There is a custom to increase feasting somewhat on the day following a festival, and this day is known as 'Isru Chag'. In addition the custom is not to fast on this day, since it has somewhat the status of a festival. Now the Isru Chag of Shavuous is certainly a festival, for that was a day on which sacrifices were offered [CORRECT?], though this status has also been adopted for the day following Peasach and Sukkos as well. The Talmud itself recirds in Sukkah (45.2) "Whoever celebrates Isur Chag through some increase in feasting - the Torah considers as if he built an altar and sacrificed upon it an offering, as the verse states [Psalms 118.27]: "Bind the sacrifice [Heb. 'Isru Chag...'] with ropes until [it is brought to] the corners of the altar." Rashi, in one of the two explanations he offers, mentions that this in reference to Isru Chag (see there). It appears to me that the explanation is as follows: That the rejoicing on a festival, when performed for the sake of Heaven, is primarily found in the offering of the festival Shelamin sacrifices. If in one's joy and attachment to the L-rd he rejoices on the following day as well, when he eats of the Shelamin sacrificed on the previous day, (for Shelamin are eaten for two days and one night), his additional exuberance is counted, besides the offering itself, as if he had even built the altar.
It is related in Gemara Pesachim (6.1): "One should ask and expound upon the laws of Pesach before Pesach's arrival for thirty days". Commentators question this by pointing out the end of Gemara Megillah, which relates that Moshe enacted that the Israelites study the laws of Pesach on Pesach and the laws of Sukkos on Sukkos, which clearly implies that the obligation is only on Pesach itself. There are many answers to this question, for example that a distinction may be made as to the order of precedence for answering two question submitted where one relates to Pesach and the other does not; other explanations are offered as well.
The truth is that the Yirushalmi itself explains the distinction, in the first chapter of Pesachim (end of law 1): "...This applies to a gathering place", that is, in a house of study (school), where the scholars gather, that is where study begins thirty days before. As for the individual, his study need only be on on Pesach ('Chok Yaakov'). Nowadays the custom is that the Rabbi [of the community] expounds upon these laws on the 'Great Shabbos' ['Shabbos Hagadol'] that immediately precedes Pesach, and [for Rosh Hashana, Yom Kippur and Sukkos] on the 'Shabbos of Repentance'. There are those who also take the opportunity to exhort the people in the moral lessons of these festivals, to increase the people's emotional attachment to Torah and fear of Heaven. However, in regard to personal practical questions of Pesach observance this [the thirty day period] is not necessary, as each asks only what he requires for his situation, or at the very least general information regarding Pesach, and each will learn according to his ability (See Magen Avraham, comment 1).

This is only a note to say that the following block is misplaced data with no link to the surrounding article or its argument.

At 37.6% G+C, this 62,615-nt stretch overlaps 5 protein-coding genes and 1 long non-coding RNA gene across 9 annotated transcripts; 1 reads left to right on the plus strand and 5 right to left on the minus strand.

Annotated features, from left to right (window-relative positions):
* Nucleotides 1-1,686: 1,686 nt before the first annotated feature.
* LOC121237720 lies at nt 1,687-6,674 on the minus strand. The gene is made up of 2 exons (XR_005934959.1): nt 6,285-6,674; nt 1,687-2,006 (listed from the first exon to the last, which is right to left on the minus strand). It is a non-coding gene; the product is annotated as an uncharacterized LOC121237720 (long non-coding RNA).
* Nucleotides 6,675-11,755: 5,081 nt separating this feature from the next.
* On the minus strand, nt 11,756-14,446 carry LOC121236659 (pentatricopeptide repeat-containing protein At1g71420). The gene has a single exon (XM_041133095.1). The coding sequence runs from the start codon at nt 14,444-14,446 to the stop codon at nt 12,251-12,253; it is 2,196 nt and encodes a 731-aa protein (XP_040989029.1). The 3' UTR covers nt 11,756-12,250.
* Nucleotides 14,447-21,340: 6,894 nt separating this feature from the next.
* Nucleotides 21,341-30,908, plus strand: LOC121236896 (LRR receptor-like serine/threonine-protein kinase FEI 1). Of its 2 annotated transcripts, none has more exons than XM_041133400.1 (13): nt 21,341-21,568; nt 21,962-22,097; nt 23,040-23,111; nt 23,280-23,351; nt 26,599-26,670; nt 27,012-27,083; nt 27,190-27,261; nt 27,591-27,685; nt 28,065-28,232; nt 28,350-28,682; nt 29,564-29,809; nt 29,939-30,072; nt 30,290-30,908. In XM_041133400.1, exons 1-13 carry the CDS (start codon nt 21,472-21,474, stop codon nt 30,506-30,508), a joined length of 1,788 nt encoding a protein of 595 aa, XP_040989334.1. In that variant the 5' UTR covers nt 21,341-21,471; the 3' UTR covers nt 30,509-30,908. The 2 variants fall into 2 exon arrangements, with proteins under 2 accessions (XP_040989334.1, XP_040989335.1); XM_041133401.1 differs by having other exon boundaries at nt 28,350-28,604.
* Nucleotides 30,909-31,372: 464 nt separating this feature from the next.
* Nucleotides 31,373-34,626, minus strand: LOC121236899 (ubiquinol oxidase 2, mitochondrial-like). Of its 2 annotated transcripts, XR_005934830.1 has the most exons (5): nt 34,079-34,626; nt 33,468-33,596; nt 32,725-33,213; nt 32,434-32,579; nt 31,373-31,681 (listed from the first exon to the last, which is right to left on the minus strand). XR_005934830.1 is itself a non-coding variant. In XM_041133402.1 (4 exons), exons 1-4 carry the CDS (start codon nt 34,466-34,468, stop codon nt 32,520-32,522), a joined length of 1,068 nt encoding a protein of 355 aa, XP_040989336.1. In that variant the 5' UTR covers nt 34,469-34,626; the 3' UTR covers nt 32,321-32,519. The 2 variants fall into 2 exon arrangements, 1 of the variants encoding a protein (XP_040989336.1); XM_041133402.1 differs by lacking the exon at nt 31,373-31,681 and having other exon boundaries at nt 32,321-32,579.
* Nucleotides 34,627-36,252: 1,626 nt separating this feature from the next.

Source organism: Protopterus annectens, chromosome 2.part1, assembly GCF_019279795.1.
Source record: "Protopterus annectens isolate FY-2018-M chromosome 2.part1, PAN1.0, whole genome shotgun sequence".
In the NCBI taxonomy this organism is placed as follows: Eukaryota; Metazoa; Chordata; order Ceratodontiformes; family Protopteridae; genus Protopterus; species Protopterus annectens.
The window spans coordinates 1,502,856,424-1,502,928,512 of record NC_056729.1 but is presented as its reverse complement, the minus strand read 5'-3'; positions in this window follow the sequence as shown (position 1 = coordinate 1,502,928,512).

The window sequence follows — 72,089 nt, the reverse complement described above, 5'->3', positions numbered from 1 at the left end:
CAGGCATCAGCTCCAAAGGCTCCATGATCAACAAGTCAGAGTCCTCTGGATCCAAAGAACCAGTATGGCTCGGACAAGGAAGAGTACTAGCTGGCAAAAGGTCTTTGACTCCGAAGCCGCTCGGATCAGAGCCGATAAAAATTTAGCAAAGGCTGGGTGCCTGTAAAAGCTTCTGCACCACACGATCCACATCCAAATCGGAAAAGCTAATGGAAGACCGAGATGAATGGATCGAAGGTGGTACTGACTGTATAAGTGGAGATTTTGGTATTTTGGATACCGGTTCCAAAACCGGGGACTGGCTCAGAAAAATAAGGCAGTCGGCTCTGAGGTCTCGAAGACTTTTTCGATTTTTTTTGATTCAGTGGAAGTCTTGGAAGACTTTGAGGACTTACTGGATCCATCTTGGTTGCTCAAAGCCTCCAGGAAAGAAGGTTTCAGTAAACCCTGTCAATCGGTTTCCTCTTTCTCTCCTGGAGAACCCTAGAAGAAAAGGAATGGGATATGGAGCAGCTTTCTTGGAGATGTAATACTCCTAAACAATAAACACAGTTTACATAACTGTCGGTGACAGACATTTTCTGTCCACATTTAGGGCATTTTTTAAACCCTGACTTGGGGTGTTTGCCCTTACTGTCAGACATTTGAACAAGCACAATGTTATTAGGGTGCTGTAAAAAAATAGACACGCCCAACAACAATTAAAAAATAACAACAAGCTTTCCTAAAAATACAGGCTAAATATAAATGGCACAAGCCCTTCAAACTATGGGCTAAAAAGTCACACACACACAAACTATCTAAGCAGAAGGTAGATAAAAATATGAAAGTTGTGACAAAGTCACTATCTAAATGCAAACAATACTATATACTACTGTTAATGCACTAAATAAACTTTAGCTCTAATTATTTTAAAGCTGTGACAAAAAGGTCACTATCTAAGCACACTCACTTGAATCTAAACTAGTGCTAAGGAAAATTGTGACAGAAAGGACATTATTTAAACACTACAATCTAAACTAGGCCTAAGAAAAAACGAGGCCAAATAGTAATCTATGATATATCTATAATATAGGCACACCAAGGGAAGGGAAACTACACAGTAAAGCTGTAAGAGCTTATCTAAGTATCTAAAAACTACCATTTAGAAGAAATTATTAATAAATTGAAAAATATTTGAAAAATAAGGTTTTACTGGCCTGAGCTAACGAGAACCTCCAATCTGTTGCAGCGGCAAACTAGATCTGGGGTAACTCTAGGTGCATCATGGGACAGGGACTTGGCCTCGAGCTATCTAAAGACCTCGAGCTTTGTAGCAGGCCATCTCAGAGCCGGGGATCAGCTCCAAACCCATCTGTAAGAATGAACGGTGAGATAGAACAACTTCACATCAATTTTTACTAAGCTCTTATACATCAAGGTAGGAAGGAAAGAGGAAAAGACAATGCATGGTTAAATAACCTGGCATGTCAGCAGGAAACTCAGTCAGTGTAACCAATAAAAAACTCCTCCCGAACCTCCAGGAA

All of Jewish people have the custom to collect funds to buy the poor Pesach flour for Pesach (Heb. 'Moas Chitim'), or to give the funds to purchase it themselves. Anyone who dwells in a city for twelve months becomes obligated to participate in its charity campaign. Nowadays that the custom has become to expect participation after dwelling in a city thirty days, one must contribute accordingly after that time. Even a Torah scholar is required to contribute, as this is a charity collection, and not a municipal tax.
The above applies to one who comes to dwell in a city for a time - he is one who has the time period of twelve months or thirty days. However, if one has decided at the outset to permanently move to this city his obligations to contribute takes effect immediately. A poor person is eligible to receive funds after dwelling in the city for thirty days. One who has not yet dwelled therein for thirty days does not confer an obligation on the citizens to provide him with flour, though they are still obligated to provide him with Matza each day, as would be the law for any wayfarer, who is permitted to take funds from the communal charity fund if he is in need while passing through (as is explained in 'Yoreh Deah', chapter 256. If a poor person has come to settle in the city permanently he must be provided with Pesach flour immediately, After all, why should the the one who accepts the funds be treated differently than the one who is obligated to contribute funds? Once a person has decided to settle in a city he is a full-fledged resident.
Proclamations in the synagogue for a great need are permitted in the whole month of Nisan, but nor during the month of Tishrei, for the reason given in chapter 602. [THESE APPEAR TO BE NEGATIVE TYPES OF PROCLAMATIONS, LIKE BANS AND THE THREATENING OATH ADMINISTERED TO WITNESSES, SEE THERE]
We have a custom to read the portion of the princes offerings from the beginning of the month, reading each one on his day. On the thirteenth day the reading commences from "And this was the inauguration of the Altar" and ends at "This is how the Menorah was made", which is read on behalf of the tribe of Levi. On the eve of Pesach after noon the portion of "This month should be for you..." is read, along with all portions that speak of Pesach. After the afternoon prayer ('Mincha') one reads the order of the Pesach sacrifice. This can be found printed in many editions of the Siddur.
On Pesach eve one should pray at as early as possible since one must finish his meal before the tenth hour, which is four hours into the day. The Maharshal advised that each person should take a bit of Pesach flour and eat it before Pesach together with any dish or bread so that if there is any concern that his flour contains leavened ('Chametz') material it can be considered to be consumed at that point before Pesach. This is purely an extra legal stringency, since there is no presumption ['Chazakah'] of prohibited status in law without cause, and furthermore, mixing flour and flour [if Chametz flour is mixed with regular flour] is like mixing liquid and liquid: if there are sixty parts to one of permitted material the prohibited material is nullified, and if not it isn't (Magen Avraham in chapter 430). Truthfully though, one could argue that his concern is based on the fact that there are those that argue that flour mixed with flour is actually comparable to mixed dry materials, which 'reawaken' to a prohibited status [upon Pesach's arrival, because the prohibited dry material remains in its place in the mixture and does not dissolve] ('Chok Yaakov'). [HOW WOULD TAKING SOME FLOUR BEFORE PESACH IN ANY WAY PREVENT THIS?]. Finally, there is custom to make the kugel dish on 'Shabbos Hagadol' (the Shabbos before Pesach) from Pesach flour.